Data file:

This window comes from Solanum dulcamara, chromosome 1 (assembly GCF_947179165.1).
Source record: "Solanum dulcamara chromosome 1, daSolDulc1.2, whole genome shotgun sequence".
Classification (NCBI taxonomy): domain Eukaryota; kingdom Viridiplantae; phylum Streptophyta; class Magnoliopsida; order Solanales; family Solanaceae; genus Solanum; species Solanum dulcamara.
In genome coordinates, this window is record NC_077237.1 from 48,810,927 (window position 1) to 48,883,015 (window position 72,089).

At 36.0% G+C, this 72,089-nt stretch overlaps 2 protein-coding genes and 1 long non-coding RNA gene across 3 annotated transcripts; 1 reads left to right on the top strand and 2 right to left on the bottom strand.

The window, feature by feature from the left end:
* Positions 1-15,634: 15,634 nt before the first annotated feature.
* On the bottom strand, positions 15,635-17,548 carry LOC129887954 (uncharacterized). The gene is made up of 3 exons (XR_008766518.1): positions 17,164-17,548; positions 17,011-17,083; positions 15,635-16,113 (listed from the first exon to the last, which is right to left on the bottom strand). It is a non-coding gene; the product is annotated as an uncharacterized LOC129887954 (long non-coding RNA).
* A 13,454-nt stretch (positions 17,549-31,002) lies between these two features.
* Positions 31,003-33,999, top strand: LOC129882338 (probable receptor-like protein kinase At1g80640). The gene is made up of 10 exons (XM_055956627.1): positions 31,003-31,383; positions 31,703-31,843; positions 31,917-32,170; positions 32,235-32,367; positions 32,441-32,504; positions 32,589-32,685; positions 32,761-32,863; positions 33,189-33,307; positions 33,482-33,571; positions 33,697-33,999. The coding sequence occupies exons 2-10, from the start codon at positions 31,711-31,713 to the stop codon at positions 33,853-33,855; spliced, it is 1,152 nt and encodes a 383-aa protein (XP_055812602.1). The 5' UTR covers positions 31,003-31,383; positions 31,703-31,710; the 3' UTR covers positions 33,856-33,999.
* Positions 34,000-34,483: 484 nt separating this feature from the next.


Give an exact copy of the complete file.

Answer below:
This window comes from Solanum dulcamara, chromosome 1 (assembly GCF_947179165.1).
Source record: "Solanum dulcamara chromosome 1, daSolDulc1.2, whole genome shotgun sequence".
Classification (NCBI taxonomy): domain Eukaryota; kingdom Viridiplantae; phylum Streptophyta; class Magnoliopsida; order Solanales; family Solanaceae; genus Solanum; species Solanum dulcamara.
In genome coordinates, this window is record NC_077237.1 from 48,810,927 (window position 1) to 48,883,015 (window position 72,089).

At 36.0% G+C, this 72,089-nt stretch overlaps 2 protein-coding genes and 1 long non-coding RNA gene across 3 annotated transcripts; 1 reads left to right on the top strand and 2 right to left on the bottom strand.

The window, feature by feature from the left end:
* Positions 1-15,634: 15,634 nt before the first annotated feature.
* On the bottom strand, positions 15,635-17,548 carry LOC129887954 (uncharacterized). The gene is made up of 3 exons (XR_008766518.1): positions 17,164-17,548; positions 17,011-17,083; positions 15,635-16,113 (listed from the first exon to the last, which is right to left on the bottom strand). It is a non-coding gene; the product is annotated as an uncharacterized LOC129887954 (long non-coding RNA).
* A 13,454-nt stretch (positions 17,549-31,002) lies between these two features.
* Positions 31,003-33,999, top strand: LOC129882338 (probable receptor-like protein kinase At1g80640). The gene is made up of 10 exons (XM_055956627.1): positions 31,003-31,383; positions 31,703-31,843; positions 31,917-32,170; positions 32,235-32,367; positions 32,441-32,504; positions 32,589-32,685; positions 32,761-32,863; positions 33,189-33,307; positions 33,482-33,571; positions 33,697-33,999. The coding sequence occupies exons 2-10, from the start codon at positions 31,711-31,713 to the stop codon at positions 33,853-33,855; spliced, it is 1,152 nt and encodes a 383-aa protein (XP_055812602.1). The 5' UTR covers positions 31,003-31,383; positions 31,703-31,710; the 3' UTR covers positions 33,856-33,999.
* Positions 34,000-34,483: 484 nt separating this feature from the next.